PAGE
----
Volume 18, Number 2 | JUNE 3 - 9, 2005

Downtown Express file photos by Elisabeth Robert.

Many Community Board 1 members think Richard Kennedy and Julie Menin are the frontrunners to be the next chairperson.

Candidates battle to replace Madelyn Wils

By Ronda Kaysen

The candidates jockeying to fill the vacant Community Board 1 chairperson seat have three weeks left to distinguish themselves in an election that is proving to be as much about advocating for the community’s needs as it is a choice between the old guard and a new one.

Although there are four candidates remaining in the race – Marc Ameruso, Richard Kennedy, Julie Menin and Anthony Notaro—many board members agree the real contest is between Menin and Kennedy.

As the June 21 race heads for the home stretch, Menin has taken on the role of board reformer, while Kennedy—formerly Wils’ co-chairperson and now acting chairperson – is appealing to longstanding board members and those still reeling from Wils’ sudden removal last March by Borough President C. Virginia Fields.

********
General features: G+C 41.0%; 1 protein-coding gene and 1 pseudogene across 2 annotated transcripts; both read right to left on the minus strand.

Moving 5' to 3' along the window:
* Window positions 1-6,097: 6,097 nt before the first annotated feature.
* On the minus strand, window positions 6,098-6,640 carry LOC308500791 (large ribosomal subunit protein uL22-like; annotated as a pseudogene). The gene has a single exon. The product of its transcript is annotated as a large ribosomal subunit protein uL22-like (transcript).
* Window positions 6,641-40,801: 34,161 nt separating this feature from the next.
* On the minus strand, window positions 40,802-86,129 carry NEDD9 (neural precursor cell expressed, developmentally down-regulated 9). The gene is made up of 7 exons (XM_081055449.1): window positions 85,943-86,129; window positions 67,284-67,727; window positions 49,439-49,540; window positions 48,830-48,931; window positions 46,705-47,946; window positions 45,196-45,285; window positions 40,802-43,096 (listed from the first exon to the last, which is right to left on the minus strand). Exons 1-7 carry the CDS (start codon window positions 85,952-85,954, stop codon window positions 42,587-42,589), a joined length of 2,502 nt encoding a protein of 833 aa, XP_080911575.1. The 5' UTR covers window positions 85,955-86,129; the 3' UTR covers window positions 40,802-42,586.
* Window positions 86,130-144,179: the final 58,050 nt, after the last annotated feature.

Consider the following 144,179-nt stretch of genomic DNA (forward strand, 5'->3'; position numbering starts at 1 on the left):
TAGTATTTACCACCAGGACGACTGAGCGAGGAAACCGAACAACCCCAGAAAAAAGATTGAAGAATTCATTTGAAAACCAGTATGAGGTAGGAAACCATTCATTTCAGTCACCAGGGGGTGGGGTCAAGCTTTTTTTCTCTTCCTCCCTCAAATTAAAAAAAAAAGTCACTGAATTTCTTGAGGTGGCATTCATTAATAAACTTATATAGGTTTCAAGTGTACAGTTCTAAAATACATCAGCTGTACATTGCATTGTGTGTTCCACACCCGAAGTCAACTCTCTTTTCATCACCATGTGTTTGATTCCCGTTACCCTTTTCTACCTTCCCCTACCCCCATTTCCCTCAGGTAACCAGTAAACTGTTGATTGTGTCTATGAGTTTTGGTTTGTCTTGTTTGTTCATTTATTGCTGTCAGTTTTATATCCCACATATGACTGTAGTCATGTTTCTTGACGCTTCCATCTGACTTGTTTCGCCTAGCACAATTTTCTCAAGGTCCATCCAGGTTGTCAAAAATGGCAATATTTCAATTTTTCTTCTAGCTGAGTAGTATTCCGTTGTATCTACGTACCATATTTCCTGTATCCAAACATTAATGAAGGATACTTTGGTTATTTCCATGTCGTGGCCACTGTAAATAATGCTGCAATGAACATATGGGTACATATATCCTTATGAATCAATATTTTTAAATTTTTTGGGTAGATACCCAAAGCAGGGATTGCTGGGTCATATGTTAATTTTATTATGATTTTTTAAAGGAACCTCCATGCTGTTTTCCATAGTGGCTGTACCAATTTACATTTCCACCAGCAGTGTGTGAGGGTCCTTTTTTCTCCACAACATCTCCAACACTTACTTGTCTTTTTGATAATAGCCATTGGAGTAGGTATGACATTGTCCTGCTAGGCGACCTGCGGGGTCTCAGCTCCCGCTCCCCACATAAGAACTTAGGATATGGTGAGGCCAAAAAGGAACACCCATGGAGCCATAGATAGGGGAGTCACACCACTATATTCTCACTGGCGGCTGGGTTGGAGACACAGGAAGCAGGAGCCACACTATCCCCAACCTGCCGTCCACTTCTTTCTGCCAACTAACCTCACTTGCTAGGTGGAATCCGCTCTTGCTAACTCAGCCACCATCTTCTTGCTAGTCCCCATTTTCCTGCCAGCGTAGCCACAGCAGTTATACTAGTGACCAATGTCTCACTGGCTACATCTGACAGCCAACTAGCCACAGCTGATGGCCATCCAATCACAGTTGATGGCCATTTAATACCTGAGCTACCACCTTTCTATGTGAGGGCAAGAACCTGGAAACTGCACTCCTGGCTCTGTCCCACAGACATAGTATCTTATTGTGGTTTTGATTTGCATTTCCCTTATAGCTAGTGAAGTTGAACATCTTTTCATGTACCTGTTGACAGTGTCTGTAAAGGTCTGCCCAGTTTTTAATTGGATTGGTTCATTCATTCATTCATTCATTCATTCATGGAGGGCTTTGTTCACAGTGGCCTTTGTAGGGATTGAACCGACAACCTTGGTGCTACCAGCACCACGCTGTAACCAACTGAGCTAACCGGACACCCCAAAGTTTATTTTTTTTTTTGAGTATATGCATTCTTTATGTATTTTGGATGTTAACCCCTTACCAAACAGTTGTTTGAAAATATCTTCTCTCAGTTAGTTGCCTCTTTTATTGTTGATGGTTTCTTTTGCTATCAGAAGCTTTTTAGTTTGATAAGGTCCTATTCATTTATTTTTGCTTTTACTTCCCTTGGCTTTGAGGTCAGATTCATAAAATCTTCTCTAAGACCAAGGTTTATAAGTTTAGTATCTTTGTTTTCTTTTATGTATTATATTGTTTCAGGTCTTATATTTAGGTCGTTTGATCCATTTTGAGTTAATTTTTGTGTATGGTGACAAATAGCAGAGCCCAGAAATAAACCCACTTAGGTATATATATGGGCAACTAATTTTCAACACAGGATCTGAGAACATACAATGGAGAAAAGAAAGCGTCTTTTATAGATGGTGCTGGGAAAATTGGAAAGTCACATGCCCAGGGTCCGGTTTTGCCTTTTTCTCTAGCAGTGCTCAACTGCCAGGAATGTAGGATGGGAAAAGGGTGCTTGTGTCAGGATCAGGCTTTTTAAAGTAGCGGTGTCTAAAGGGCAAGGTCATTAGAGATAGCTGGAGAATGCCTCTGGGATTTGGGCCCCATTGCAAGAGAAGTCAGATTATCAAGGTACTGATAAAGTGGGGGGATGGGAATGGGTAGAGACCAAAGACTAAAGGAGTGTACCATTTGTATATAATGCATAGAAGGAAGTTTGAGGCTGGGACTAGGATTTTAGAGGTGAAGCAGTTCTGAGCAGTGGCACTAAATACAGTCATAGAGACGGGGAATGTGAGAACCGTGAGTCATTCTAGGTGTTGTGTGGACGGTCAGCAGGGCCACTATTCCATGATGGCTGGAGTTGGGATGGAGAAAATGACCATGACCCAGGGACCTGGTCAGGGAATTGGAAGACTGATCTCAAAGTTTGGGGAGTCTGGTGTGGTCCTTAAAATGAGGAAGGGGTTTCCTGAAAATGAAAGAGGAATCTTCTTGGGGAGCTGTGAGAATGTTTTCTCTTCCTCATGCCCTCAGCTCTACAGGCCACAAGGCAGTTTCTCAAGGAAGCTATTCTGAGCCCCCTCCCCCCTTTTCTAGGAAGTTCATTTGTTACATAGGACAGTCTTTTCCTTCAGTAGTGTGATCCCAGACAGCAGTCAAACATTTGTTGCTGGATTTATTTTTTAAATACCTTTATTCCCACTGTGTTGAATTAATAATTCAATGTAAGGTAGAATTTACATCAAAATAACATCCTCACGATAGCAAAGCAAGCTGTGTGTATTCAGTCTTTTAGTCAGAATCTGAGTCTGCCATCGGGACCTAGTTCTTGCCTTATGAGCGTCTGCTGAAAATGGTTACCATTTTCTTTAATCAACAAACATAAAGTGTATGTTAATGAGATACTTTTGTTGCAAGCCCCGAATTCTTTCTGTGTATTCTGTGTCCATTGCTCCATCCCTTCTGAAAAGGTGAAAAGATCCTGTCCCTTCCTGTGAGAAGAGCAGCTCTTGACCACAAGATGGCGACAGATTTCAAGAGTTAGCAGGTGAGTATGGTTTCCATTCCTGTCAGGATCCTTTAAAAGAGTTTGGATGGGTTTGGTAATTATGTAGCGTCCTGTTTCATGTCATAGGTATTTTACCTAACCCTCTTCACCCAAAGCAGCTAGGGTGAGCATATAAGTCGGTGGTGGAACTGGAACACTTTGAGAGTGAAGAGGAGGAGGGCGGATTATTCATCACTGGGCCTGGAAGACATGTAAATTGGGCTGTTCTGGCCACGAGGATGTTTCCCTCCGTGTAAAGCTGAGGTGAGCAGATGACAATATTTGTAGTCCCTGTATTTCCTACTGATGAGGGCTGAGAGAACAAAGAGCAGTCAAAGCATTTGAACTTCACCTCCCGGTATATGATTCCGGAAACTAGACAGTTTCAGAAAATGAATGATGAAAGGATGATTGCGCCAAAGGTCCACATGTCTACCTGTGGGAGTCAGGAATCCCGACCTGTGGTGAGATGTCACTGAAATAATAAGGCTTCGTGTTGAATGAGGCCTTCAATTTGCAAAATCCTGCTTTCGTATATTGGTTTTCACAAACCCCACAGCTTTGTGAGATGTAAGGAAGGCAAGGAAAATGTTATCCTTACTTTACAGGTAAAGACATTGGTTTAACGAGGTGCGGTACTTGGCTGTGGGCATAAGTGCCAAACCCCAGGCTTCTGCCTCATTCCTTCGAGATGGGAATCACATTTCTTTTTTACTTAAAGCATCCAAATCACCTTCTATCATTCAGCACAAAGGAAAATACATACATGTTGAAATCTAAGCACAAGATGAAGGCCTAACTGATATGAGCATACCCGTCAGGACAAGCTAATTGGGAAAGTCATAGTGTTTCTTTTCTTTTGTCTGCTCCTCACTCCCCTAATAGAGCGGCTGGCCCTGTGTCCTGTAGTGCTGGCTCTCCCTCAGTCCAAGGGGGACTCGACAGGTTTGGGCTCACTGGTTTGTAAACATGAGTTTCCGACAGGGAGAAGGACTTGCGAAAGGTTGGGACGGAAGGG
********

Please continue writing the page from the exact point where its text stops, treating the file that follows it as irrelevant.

“It’s Richard’s job to show that he is a strong leader and will stay the course. It’s Julie’s job to show that she’s a fresh, decisive voice, that she has her own strong opinions,” said board member Bruce Ehrmann. “Whoever shows that respective mandate the best will win the election, if all is fair.”

Other board members have suggested that “inner circle” board members are lining up behind Kennedy while newer members, along with those concerned with post-9/11 issues, have planted their stakes in Menin’s camp.

Menin, a 37-year-old Financial District resident who first joined the board in 2002, has been running an organized campaign with promises of including new voices in the decision-making process and leading a more “proactive” board. She hopes to create a focused list of board goals and lobby on behalf of them throughout the year so key issues do not fall through the cracks.